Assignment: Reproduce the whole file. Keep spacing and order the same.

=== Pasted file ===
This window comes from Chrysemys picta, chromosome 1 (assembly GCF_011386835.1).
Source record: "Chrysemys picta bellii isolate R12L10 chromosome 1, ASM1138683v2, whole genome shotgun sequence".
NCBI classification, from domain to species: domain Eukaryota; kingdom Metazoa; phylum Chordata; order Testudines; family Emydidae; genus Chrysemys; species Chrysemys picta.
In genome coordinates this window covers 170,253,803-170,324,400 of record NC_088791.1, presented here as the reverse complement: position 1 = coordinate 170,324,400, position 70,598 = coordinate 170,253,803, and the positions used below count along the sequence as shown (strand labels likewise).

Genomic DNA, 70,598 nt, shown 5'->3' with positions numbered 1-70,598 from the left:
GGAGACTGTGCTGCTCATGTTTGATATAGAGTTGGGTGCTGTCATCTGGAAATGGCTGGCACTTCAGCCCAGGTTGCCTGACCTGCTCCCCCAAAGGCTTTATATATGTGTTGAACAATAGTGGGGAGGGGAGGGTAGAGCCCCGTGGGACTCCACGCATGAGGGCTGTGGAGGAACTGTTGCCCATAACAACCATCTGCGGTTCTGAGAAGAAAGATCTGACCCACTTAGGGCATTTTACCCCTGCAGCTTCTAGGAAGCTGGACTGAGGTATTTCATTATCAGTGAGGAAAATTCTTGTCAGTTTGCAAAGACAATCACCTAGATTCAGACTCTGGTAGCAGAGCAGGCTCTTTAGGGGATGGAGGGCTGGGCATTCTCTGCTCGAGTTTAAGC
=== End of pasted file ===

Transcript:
This window comes from Chrysemys picta, chromosome 1 (assembly GCF_011386835.1).
Source record: "Chrysemys picta bellii isolate R12L10 chromosome 1, ASM1138683v2, whole genome shotgun sequence".
NCBI classification, from domain to species: domain Eukaryota; kingdom Metazoa; phylum Chordata; order Testudines; family Emydidae; genus Chrysemys; species Chrysemys picta.
In genome coordinates this window covers 170,253,803-170,324,400 of record NC_088791.1, presented here as the reverse complement: position 1 = coordinate 170,324,400, position 70,598 = coordinate 170,253,803, and the positions used below count along the sequence as shown (strand labels likewise).

Genomic DNA, 70,598 nt, shown 5'->3' with positions numbered 1-70,598 from the left:
GGAGACTGTGCTGCTCATGTTTGATATAGAGTTGGGTGCTGTCATCTGGAAATGGCTGGCACTTCAGCCCAGGTTGCCTGACCTGCTCCCCCAAAGGCTTTATATATGTGTTGAACAATAGTGGGGAGGGGAGGGTAGAGCCCCGTGGGACTCCACGCATGAGGGCTGTGGAGGAACTGTTGCCCATAACAACCATCTGCGGTTCTGAGAAGAAAGATCTGACCCACTTAGGGCATTTTACCCCTGCAGCTTCTAGGAAGCTGGACTGAGGTATTTCATTATCAGTGAGGAAAATTCTTGTCAGTTTGCAAAGACAATCACCTAGATTCAGACTCTGGTAGCAGAGCAGGCTCTTTAGGGGATGGAGGGCTGGGCATTCTCTGCTCGAGTTTAAGC